I Am a 55 Yrs Old. Double Mastectomy with Radiation on Left Side.

some residual soft skin on left. Height 177cm. Weight 115kg. Had hysterectomy.do not want a flap procedure. can expansion be considered? thank you

Doctor Answers 7

I am 55 yrs old - double mastectomy with radiation on left side

Hello!  Thank you for your question.  After radiation, you have an increased rate of complications including wound problems, infections, thinning of the tissue, and decreased vascularity to the skin/tissue of the area.  The best method to reconstruct a breast following radiation therapy is with a flap.  The flap, which is skin, fat, and sometimes muscle, will serve to bring in healthy, well-vascularized tissue to the chest/breast area that will significantly ameliorate the radiation issues compounding the problem.  Microsurgical perforator flaps (such as the DIEP flap and SGAP/IGAP flap) are the newest and most-innovative procedures in breast reconstruction today.  As these are muscle-sparing flaps, the pain, morbidity, and complications such as those above, of these procedures are much less.  They are highly-complex procedures that few plastic surgeons performed and consult with one who is well-versed, trained, and skilled in these procedures if you are interested.  

There are many options to breast reconstruction including implant-based and flap-based procedures.  The complication rate with implants following radiation is reported as high as 60-70% in some studies.  Flap reconstruction is usually recommended, but there are several centers who perform implants following radiation with great success and results.  I typically prefer flaps, such as the DIEP flap.  Other flaps are the conventional TRAM, latissimus flap, SGAP/IGAP, and, TUG.

You are a candidate for other procedures, if you are willing to continue with your journey for a reconstructed breast.  Flaps such as those above, including others, are available.  The decision to continue with this will be your decision and what you are willing to go through.  There are risks and benefits with everything that we do in Surgery - discuss the various options with a board certified plastic surgeon who will educate you on all of the options and help you to decided if breast reconstruction or which procedure will be best for you.  Hope that this helps and best wishes!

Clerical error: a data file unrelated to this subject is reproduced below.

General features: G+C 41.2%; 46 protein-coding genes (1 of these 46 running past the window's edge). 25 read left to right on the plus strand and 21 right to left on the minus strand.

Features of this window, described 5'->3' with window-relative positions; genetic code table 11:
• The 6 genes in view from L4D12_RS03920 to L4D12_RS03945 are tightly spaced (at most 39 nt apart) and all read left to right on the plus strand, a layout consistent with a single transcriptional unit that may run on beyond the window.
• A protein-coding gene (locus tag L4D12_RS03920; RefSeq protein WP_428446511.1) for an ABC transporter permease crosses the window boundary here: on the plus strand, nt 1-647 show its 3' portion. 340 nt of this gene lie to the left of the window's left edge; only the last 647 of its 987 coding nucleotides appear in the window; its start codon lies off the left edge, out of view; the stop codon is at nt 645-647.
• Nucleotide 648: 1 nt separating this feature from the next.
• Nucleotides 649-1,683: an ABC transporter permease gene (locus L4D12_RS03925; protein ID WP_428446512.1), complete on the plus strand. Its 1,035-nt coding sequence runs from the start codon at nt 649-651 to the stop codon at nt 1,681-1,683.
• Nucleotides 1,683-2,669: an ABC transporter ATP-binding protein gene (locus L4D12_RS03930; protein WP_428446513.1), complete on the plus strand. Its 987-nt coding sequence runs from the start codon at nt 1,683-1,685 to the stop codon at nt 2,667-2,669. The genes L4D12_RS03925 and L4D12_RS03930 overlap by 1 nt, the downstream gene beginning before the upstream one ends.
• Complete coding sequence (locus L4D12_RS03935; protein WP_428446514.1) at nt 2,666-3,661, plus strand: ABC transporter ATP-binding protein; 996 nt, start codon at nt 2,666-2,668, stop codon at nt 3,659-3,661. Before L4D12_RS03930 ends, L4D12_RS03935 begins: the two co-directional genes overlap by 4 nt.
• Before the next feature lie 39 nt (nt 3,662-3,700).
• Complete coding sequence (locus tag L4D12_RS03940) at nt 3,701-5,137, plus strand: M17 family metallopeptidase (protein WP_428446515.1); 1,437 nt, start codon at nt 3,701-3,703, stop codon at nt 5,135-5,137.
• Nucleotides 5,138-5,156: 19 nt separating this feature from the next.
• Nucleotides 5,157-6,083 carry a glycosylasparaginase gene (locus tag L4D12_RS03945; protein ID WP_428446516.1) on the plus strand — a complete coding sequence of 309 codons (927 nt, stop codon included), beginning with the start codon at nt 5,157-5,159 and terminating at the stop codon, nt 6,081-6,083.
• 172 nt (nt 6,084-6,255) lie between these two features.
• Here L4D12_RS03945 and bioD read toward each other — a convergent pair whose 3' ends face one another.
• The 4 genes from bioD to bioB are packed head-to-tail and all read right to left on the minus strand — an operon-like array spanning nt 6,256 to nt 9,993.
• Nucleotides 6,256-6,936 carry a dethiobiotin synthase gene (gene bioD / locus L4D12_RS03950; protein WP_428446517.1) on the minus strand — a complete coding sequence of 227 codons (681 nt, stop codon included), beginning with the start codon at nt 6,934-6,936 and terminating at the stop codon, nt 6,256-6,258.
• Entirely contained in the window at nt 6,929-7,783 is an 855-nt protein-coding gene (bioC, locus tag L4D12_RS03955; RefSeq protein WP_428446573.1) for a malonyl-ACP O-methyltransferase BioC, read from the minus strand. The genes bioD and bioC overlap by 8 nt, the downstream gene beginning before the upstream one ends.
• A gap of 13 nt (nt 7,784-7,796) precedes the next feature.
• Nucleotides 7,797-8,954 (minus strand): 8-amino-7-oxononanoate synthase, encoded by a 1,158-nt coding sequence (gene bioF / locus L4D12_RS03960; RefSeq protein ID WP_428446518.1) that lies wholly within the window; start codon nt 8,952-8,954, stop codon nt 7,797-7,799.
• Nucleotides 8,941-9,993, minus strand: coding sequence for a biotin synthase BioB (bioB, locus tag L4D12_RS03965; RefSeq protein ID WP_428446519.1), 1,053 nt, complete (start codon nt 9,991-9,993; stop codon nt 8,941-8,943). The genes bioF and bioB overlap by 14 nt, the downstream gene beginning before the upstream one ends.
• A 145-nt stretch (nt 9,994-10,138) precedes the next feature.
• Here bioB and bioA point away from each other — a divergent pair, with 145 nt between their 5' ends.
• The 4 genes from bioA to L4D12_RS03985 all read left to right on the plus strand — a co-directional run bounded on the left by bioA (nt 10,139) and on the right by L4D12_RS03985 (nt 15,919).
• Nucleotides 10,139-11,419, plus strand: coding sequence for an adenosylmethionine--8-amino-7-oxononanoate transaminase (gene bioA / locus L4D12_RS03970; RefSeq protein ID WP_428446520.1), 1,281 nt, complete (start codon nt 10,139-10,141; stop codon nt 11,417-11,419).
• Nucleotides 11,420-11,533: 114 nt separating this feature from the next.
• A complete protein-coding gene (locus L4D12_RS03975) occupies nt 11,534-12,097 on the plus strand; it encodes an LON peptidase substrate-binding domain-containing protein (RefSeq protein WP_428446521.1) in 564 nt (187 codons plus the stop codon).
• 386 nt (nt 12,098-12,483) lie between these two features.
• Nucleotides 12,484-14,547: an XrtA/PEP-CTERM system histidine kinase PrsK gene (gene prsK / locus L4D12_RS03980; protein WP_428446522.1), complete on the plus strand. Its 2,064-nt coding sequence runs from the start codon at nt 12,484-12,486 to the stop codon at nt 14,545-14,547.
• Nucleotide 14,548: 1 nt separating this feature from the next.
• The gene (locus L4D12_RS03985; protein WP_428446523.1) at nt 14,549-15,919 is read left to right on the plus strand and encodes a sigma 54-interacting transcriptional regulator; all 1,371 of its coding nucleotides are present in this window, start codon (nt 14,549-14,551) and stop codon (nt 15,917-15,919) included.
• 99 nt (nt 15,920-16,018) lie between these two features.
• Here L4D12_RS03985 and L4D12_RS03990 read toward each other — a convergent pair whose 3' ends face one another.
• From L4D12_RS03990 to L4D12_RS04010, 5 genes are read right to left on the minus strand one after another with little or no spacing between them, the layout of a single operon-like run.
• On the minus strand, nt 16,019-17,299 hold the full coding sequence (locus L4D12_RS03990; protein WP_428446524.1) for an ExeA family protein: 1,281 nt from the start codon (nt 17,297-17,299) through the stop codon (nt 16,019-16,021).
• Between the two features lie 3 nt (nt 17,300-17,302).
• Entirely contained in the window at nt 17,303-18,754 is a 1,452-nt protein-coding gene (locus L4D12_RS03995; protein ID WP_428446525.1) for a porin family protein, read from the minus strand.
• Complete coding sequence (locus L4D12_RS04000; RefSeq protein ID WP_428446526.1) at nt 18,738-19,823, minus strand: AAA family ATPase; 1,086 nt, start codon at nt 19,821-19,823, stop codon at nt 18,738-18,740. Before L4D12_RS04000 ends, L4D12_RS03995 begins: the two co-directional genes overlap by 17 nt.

Scottsdale Plastic Surgeon
5.0 out of 5 stars 26 reviews

Breast Reconstruction after radiation

Radiation affects the healing potential of tissue and can therefore increase the risk of post-operative complications especially with implant-based reconstruction. That said, it is still possible to successfully perform implant-based reconstruction in the setting of radiation. A more customized plan can be made based on your consultation. I wish you luck.

Asaad H. Samra, MD
New Jersey Plastic Surgeon
5.0 out of 5 stars 40 reviews

Post-radiation expander reconstuction may work

Radiation damages the skin and makes it less pliable and less resistant to infection.  However, not every breast is similarly affected.  If you do not want a flap, try an expander reconstruction. You may have to compromise the "perfection" or softness of the result, but you will gain in simplicity. 

Get the advice of a good surgeon whom you like.

Mark B. Constantian, MD, FACS
Nashua Plastic Surgeon
4.5 out of 5 stars 25 reviews

Tissue expander breast reconstruction after radiation usually works.


We do this frequently, and with low complication rate.  The condition of your soft tissues (skin and muscle) is important, and you need to find a really experienced plastic surgeon.

George J. Beraka, MD (retired)
Manhattan Plastic Surgeon
4.8 out of 5 stars 9 reviews

Radiation and tissue expanders

Although placing expanders after radiation can be performed. It all depends upon the quality of the tissues. You have to also understand that the risks for infection and wound complications are higher with the radiated tissue.

Steven Wallach, MD
New York Plastic Surgeon
4.1 out of 5 stars 29 reviews

Breast reconstruction after radiation

I agree with Dr. Jenson, you have a higher liklihood of complications on the radiated side with expander/implant reconstruction alone. Your best bet is a latissimus flap over expander/implant. This places healthy ,well- vascularized tissue over the implant and takes some of the strain off of the radiated mastectomy skin.

All my best,

Daniel A.  Medalie, MD

Daniel A. Medalie, MD
Beachwood Plastic Surgeon
4.9 out of 5 stars 36 reviews

Radiation and breast reconstruction

Once you've had radiation the tissues do not heal as well after surgery. With expansion there is a very high complication rate in radiated tissue, primarily infection and extrusion of the implant. Your best bet would be a lattisimus flap from the back for the irradiated side and expansion on the non-irradiated side.

Robert M. Jensen, MD
Medford Plastic Surgeon
4.8 out of 5 stars 42 reviews

These answers are for educational purposes and should not be relied upon as a substitute for medical advice you may receive from your physician. If you have a medical emergency, please call 911. These answers do not constitute or initiate a patient/doctor relationship.